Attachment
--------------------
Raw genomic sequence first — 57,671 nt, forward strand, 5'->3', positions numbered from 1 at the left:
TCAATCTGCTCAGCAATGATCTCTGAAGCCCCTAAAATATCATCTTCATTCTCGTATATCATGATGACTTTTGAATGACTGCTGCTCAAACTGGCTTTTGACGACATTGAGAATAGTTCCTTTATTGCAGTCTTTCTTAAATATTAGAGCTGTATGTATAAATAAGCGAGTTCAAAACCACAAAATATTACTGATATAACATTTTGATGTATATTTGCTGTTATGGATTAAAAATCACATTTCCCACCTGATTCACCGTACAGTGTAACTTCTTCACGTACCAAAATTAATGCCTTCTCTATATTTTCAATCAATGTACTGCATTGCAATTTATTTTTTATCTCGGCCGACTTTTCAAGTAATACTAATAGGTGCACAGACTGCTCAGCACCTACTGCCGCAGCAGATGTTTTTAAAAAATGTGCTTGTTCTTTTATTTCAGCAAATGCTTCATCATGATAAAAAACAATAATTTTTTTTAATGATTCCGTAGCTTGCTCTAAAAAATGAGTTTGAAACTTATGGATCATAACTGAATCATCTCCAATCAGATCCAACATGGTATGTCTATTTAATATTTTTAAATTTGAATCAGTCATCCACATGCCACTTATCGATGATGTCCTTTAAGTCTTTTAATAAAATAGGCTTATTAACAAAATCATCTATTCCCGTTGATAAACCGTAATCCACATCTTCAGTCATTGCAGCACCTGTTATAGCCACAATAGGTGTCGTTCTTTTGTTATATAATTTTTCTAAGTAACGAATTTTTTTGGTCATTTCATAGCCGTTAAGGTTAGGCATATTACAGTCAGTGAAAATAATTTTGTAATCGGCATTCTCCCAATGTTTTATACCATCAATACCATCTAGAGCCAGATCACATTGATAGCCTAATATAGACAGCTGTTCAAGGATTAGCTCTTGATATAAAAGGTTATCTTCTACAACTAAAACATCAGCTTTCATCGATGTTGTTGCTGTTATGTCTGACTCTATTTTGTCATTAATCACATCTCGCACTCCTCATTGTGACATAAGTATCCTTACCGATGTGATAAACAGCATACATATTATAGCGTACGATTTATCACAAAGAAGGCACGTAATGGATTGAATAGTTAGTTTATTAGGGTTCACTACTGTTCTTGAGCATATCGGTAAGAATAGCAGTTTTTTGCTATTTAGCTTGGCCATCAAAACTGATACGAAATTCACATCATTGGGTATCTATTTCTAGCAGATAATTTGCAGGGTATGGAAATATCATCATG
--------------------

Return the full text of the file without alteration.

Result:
Raw genomic sequence first — 57,671 nt, forward strand, 5'->3', positions numbered from 1 at the left:
TCAATCTGCTCAGCAATGATCTCTGAAGCCCCTAAAATATCATCTTCATTCTCGTATATCATGATGACTTTTGAATGACTGCTGCTCAAACTGGCTTTTGACGACATTGAGAATAGTTCCTTTATTGCAGTCTTTCTTAAATATTAGAGCTGTATGTATAAATAAGCGAGTTCAAAACCACAAAATATTACTGATATAACATTTTGATGTATATTTGCTGTTATGGATTAAAAATCACATTTCCCACCTGATTCACCGTACAGTGTAACTTCTTCACGTACCAAAATTAATGCCTTCTCTATATTTTCAATCAATGTACTGCATTGCAATTTATTTTTTATCTCGGCCGACTTTTCAAGTAATACTAATAGGTGCACAGACTGCTCAGCACCTACTGCCGCAGCAGATGTTTTTAAAAAATGTGCTTGTTCTTTTATTTCAGCAAATGCTTCATCATGATAAAAAACAATAATTTTTTTTAATGATTCCGTAGCTTGCTCTAAAAAATGAGTTTGAAACTTATGGATCATAACTGAATCATCTCCAATCAGATCCAACATGGTATGTCTATTTAATATTTTTAAATTTGAATCAGTCATCCACATGCCACTTATCGATGATGTCCTTTAAGTCTTTTAATAAAATAGGCTTATTAACAAAATCATCTATTCCCGTTGATAAACCGTAATCCACATCTTCAGTCATTGCAGCACCTGTTATAGCCACAATAGGTGTCGTTCTTTTGTTATATAATTTTTCTAAGTAACGAATTTTTTTGGTCATTTCATAGCCGTTAAGGTTAGGCATATTACAGTCAGTGAAAATAATTTTGTAATCGGCATTCTCCCAATGTTTTATACCATCAATACCATCTAGAGCCAGATCACATTGATAGCCTAATATAGACAGCTGTTCAAGGATTAGCTCTTGATATAAAAGGTTATCTTCTACAACTAAAACATCAGCTTTCATCGATGTTGTTGCTGTTATGTCTGACTCTATTTTGTCATTAATCACATCTCGCACTCCTCATTGTGACATAAGTATCCTTACCGATGTGATAAACAGCATACATATTATAGCGTACGATTTATCACAAAGAAGGCACGTAATGGATTGAATAGTTAGTTTATTAGGGTTCACTACTGTTCTTGAGCATATCGGTAAGAATAGCAGTTTTTTGCTATTTAGCTTGGCCATCAAAACTGATACGAAATTCACATCATTGGGTATCTATTTCTAGCAGATAATTTGCAGGGTATGGAAATATCATCATG